For example: if my character is having a hard time deciding whether or not the local noble is trying to pull the wool over his eyes but doesn’t have access to the skill Insight, I could argue that his expertise in History might give me a clue as to whether or not the details of the noble’s story jives with what my character knows about the history of the area. This encourages creativity and thinking outside the box rather than limiting roleplaying to roll-playing.

I love the fact that each character has starting equipment packages depending upon their class and background. This gets everybody off the ground running with an appropriate and well-rounded set of equipment that still leaves room for player choice.

The one part of 5e character creation that I think is truly great, though, is the Background system. With the use of 4 or 5 random tables rolls (gotta love those random tables!), players get to piece together an origin story and character motivation that makes their character unique right out of the gates without having to put a lot of effort into the creative process or having to rely upon mechanical bells and whistles. The fact that this background system is easily adaptable to virtually any DIY game-world is brilliant.

By the book, it was the background system of 5e that allowed me to give a bunch of young teenagers and their strange out-of-the-box ideas the characters they wanted to play without any real effort on my part. Thus far, this is my favorite part of the 5e rule set and is something I will happily graft onto all future campaigns I run from now on.

As an example of the wonderful variety this background system can produce, here is what the party of six characters look like in my current campaign:

  • A dwarven fighter who used to be a librarian and is now trusted by his clan with an ancient text that should never be allowed to fall into the wrong hands.
  • A half-elf fighter who used to be a medic in an army. Sick and tired of seeing his friends die, he cynically doesn’t want to make any more friends, but will never abandon them when he finally does.
  • A human cleric who wants nothing more than to help any in need despite the fact that she distrusts people and expects the worst of them.
  • A human wizard who is working on a scientific journal dedicated to the ecology, biology and sociology of dragons.
  • A human rogue whose specialty is forgery and multiple identities because she is a noble on the run whose family has all been assassinated.
  • An elven rogue who belongs to the Tinkers Guild. When she wasn’t allowed the funds to do research on automatons, she stole them from the Guild’s coffers. She is now off in the world trying to prove that her research can become a reality.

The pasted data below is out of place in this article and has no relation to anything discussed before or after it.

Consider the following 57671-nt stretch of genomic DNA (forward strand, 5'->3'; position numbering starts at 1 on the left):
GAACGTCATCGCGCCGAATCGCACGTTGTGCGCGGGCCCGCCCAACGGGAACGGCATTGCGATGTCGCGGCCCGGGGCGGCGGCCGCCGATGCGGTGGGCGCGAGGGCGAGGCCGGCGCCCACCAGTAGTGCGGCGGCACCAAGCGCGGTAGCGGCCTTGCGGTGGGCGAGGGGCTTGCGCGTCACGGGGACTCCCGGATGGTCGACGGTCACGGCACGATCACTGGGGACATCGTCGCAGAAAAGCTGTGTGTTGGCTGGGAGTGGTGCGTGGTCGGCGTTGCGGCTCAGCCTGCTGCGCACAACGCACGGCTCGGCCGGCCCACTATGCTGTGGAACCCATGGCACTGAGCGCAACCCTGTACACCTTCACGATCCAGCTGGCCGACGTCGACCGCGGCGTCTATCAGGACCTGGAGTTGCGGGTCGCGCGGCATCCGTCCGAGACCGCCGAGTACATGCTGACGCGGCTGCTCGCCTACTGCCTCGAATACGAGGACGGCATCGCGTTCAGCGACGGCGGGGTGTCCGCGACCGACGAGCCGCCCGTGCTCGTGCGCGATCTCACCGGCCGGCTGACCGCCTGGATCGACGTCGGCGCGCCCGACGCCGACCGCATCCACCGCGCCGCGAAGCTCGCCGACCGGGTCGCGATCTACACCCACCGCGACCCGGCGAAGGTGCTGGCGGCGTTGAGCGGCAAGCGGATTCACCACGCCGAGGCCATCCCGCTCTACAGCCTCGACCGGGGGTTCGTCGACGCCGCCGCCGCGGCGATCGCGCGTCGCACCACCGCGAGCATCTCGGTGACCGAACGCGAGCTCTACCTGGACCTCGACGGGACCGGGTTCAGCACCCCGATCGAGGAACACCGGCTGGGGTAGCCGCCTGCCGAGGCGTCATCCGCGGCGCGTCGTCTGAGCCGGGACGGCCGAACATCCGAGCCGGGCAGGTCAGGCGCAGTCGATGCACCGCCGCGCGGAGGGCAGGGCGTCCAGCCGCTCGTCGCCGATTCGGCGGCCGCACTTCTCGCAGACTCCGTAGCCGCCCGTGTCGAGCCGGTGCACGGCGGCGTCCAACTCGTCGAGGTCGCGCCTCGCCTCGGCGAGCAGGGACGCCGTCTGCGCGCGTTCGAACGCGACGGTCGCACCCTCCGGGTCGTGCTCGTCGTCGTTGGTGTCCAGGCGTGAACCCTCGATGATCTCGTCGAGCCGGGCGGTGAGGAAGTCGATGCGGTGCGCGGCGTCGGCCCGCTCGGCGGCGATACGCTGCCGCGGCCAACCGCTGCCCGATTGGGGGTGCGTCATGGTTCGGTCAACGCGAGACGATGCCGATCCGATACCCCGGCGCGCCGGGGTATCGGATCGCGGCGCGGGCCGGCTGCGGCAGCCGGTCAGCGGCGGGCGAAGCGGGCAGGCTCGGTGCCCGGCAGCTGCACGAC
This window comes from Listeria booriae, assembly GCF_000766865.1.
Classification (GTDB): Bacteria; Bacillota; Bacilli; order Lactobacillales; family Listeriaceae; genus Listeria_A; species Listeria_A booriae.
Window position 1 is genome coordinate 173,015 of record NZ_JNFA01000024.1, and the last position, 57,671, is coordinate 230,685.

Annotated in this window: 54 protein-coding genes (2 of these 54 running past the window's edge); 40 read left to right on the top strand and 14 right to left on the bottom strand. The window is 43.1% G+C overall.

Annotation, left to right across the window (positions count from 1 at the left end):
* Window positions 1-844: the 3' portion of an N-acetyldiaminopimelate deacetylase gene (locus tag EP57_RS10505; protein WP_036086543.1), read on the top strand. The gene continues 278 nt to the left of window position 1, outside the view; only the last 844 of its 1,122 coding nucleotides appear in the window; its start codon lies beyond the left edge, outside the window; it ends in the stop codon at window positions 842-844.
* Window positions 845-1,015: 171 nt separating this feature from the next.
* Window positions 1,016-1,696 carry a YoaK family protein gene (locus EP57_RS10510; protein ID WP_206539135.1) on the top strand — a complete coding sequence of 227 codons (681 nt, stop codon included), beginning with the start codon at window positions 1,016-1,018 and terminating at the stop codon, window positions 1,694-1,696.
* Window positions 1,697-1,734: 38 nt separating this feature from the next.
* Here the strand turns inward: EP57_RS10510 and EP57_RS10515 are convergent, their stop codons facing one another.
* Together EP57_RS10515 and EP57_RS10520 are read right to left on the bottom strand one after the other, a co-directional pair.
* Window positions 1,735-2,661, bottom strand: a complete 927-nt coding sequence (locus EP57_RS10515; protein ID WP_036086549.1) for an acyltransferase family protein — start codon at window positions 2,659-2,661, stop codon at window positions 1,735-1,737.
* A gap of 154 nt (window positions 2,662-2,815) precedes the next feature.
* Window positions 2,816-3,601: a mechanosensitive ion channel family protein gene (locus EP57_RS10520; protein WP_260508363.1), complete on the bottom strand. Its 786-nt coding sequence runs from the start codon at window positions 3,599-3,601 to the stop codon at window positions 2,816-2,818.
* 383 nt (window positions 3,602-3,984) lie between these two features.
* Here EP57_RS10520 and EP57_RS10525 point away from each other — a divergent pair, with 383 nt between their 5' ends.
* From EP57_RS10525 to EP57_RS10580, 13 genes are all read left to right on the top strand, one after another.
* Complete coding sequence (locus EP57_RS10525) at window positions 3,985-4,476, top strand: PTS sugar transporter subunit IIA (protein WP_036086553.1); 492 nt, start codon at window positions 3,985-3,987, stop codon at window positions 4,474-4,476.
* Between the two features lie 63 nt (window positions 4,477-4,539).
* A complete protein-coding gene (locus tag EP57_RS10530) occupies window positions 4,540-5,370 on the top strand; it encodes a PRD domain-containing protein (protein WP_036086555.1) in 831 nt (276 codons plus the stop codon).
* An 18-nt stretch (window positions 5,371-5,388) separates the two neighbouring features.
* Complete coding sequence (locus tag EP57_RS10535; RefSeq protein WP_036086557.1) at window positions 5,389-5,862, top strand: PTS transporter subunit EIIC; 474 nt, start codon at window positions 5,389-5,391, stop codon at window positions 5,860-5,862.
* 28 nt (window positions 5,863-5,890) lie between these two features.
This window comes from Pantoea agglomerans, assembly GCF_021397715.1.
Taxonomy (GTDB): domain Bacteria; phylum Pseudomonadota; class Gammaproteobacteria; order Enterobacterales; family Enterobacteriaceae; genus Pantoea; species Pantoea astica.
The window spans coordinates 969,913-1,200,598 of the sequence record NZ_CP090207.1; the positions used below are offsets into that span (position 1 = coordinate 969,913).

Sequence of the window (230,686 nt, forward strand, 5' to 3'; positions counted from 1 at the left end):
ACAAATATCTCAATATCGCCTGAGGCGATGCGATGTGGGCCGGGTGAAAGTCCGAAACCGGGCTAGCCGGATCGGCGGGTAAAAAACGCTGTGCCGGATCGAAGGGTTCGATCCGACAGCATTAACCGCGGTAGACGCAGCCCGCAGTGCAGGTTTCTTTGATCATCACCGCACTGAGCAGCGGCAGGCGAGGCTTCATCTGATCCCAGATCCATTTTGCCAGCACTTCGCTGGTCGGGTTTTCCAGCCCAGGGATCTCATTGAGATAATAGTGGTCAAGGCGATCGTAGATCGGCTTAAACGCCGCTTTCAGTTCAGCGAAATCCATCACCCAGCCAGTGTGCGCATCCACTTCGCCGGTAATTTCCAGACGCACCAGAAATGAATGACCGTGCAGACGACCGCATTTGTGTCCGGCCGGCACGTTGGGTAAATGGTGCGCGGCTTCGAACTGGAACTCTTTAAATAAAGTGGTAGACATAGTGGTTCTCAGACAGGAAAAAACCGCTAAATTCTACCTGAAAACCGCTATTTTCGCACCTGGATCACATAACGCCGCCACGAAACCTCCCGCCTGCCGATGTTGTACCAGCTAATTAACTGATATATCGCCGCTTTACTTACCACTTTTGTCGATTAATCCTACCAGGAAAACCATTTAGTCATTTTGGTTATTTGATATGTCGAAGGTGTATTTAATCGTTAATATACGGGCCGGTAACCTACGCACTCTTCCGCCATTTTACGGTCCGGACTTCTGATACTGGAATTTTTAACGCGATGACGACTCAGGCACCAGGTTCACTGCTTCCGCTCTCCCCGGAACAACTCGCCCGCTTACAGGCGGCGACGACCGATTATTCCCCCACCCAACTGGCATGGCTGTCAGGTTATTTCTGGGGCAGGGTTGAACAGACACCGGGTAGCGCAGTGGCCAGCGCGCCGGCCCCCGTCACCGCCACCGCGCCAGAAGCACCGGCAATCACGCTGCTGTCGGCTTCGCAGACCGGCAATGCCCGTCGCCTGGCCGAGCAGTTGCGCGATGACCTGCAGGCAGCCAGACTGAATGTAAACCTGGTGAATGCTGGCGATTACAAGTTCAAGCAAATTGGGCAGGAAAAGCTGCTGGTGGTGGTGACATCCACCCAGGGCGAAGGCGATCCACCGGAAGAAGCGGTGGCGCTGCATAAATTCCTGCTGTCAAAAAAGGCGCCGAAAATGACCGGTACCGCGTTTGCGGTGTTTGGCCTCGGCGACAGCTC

This stuff was produced by a couple of wild ideas and a bunch of random rolls. I have often lionized random tables and the wondrous things they can yield and this is yet another example of that goodness.

Thursday, October 13, 2016

I'm Back and Playing (and Ranting About) 5e

For those of you who don’t know, I have not been playing anything for a number of years now. My youngest was in and out of the hospital for about three years battling for her little life and we have been struggling to find what can only be called a new normal.

When things began to settle down, I found that the group that I had played with had moved on in life, as so often happens. Some began families and have to deal with the time realities that such an endeavor requires, some left town to go to school or back to school and one even went off to the military. Thus, I really haven’t done anything with this hobby let alone something worth blogging about.

Recently, however, my oldest got together with a bunch of her friends and asked me to be a GM for their group. The system of choice was D&D 5e. As a consequence, I got my hands on the core books for the first time. The Basic 5e .pdf release from a few years back did nothing to convince me that I should fork over $40 for a Players Handbook let alone $120 for all three core books.

As I wrote back then, when I took a hard look at the free .pdf release, there are things to like about the new system; however, all of them are things that can easily be grafted onto my (still) favorite version of the game: B/X and its clone Labyrinth Lord.

Now that I have had the core books in my hands and have had to use them at the table, I can with certainty proclaim that they most definitely are not worth $40 for a PH let alone $120 for all three core books. What surprises me, however, is that this declaration has less to do with the system itself, and more to do with the way the game is written, laid out and typeset.